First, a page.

Last week, we reviewed Intel’s Core i7-7700K and discussed the details on the Kaby Lake refresh cycle, including Intel’s new Core i3, i5, and i7 processors. Intel, however, appears to have had one more trick up its sleeve. The CPU giant announced multiple new Pentium-class CPUs based on Kaby Lake, including the first Pentium SKUs to feature Hyper-Threading since Intel retired the Pentium 4.
Ever since Intel transitioned to its Core architecture in 2006, the Pentium brand has been used for lower-end processors with lower clock speeds and fewer features. Hyper-Threading wasn’t initially a differentiating factor because the Core and Core 2 families didn’t use it. By 2010 Intel had introduced Westmere-derived Pentium processors and (mostly) used the following formula for its desktop processors (those wanting a more detailed breakdown on Intel’s SKUs should consult our buying guide for the Core i5/i7 families):
With Kaby Lake, Intel is changing up its feature set. There are now multiple Pentium SKUs that support Hyper-Threading, as shown in the chart below:
All of the new Kaby Lake CPUs have full HT support, whereas no Pentium chip previously carried that option. This is not the only improvement to the CPU core, though it’s likely to be the one users care the most about. Compared with the older G4520, Intel’s top Skylake-derived Pentium core, the G4620 is 100MHz faster and offers support for Intel’s TSX-NI instructions, Memory Protection Extensions (MPX), and Intel’s OS Guard platform protection technology. These are mostly enterprise and developer features unlikely to interest a Pentium customer, but the 100MHz speed boost and HT support are both significant at this price point. The price, meanwhile, hasn’t increased at all — both chips sell for $86 – $93 in one-thousand unit quantities. The major differentiation point between the Pentium and the Core i3 is now the Core i3’s support for AVX and AVX2, not Hyper-Threading.
It’s not hard to connect the dots on this one. For six years, Intel has had a stable set of product families with clearly delineated features and little overlap between them. For five of those years, AMD’s ability to compete with Intel on the desktop has ranged from “not great” in 2010 to “pretty terrible” in 2016. Now, for the first time in over half a decade, AMD believes it has a microprocessor that will allow it to go toe-to-toe with Intel across at least some of the desktop market, and Intel has suddenly discovered Pentium buyers might enjoy the creamy smoothness of Hyper-Threading.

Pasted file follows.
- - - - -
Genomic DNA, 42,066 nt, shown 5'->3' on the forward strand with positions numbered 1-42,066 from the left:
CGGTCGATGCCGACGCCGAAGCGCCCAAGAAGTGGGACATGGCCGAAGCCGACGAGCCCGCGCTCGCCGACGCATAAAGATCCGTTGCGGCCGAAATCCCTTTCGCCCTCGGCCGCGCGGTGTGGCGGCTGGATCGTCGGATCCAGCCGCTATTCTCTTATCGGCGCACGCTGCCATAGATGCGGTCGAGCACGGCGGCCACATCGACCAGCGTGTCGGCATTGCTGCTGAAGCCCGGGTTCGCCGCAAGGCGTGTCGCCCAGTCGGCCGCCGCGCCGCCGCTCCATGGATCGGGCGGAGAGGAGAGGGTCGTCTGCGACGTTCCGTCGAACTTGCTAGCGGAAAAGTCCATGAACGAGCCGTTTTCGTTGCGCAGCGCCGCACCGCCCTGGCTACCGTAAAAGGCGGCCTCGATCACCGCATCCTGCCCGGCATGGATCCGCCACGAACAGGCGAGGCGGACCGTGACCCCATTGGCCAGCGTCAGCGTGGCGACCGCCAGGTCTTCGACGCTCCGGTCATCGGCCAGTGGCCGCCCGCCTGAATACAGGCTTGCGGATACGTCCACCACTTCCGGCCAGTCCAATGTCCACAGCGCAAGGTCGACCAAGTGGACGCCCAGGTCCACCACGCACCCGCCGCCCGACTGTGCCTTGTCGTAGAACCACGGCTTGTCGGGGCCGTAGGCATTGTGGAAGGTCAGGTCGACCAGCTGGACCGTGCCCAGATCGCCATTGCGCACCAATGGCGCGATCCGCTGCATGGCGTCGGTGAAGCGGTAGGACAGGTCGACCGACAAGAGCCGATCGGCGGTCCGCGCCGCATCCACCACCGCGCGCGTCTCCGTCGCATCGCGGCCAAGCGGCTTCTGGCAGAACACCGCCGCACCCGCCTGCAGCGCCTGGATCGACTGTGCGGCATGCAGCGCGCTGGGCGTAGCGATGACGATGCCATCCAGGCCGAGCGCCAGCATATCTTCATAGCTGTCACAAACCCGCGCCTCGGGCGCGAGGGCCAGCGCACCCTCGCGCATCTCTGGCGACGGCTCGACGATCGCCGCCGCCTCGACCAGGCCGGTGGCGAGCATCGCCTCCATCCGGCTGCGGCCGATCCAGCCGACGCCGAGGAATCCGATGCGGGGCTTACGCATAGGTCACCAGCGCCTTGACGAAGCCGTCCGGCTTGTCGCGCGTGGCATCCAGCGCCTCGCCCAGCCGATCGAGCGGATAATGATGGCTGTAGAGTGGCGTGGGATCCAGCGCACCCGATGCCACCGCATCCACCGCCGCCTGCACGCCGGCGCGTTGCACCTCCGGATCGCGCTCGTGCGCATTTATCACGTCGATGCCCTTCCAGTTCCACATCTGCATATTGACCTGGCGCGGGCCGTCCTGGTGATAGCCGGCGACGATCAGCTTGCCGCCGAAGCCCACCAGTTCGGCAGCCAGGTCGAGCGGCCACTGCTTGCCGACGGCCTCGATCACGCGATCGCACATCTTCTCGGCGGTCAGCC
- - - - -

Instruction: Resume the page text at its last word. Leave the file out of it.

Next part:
Frankly, it’s a smart move for Intel to make. If it waited for AMD to launch Ryzen first, it risks initial negative publicity if AMD debuts a low-end knockout blow. Adding Hyper-Threading now gives Intel its own positive story to tell. The gains from HT should be noticeable, since it typically improves performance by 15-20% and there’s no shortage of desktop workloads with support for dual cores with Hyper-Threading, since that’s the most common laptop CPU configuration and the laptop market is significantly larger than the desktop space these days.
Prior to Ryzen, the weak CPU performance offered by AMD’s APUs and low-end desktop CPUs gave Intel little reason to push Hyper-Threading farther down its stack. With each AMD Bulldozer-derived CPU core worth roughly 60% of one Intel CPU core, AMD was forced to use quad-cores to compete against Intel’s Pentium and Celeron chips. AMD now has six-and-eight-core chips price against the Core i3, to give you an idea just how lopsided the comparisons have gotten. But with Zen, there was a risk AMD would launch a dual-core + SMT CPU that mopped up the Pentium and Celeron, especially if AMD’s Ryzen cores in this price bracket include AVX and AVX2 support.
Competition is a beautiful thing. Hopefully Ryzen is a strong enough chip that we won’t just see Intel improving its cheapest CPUs.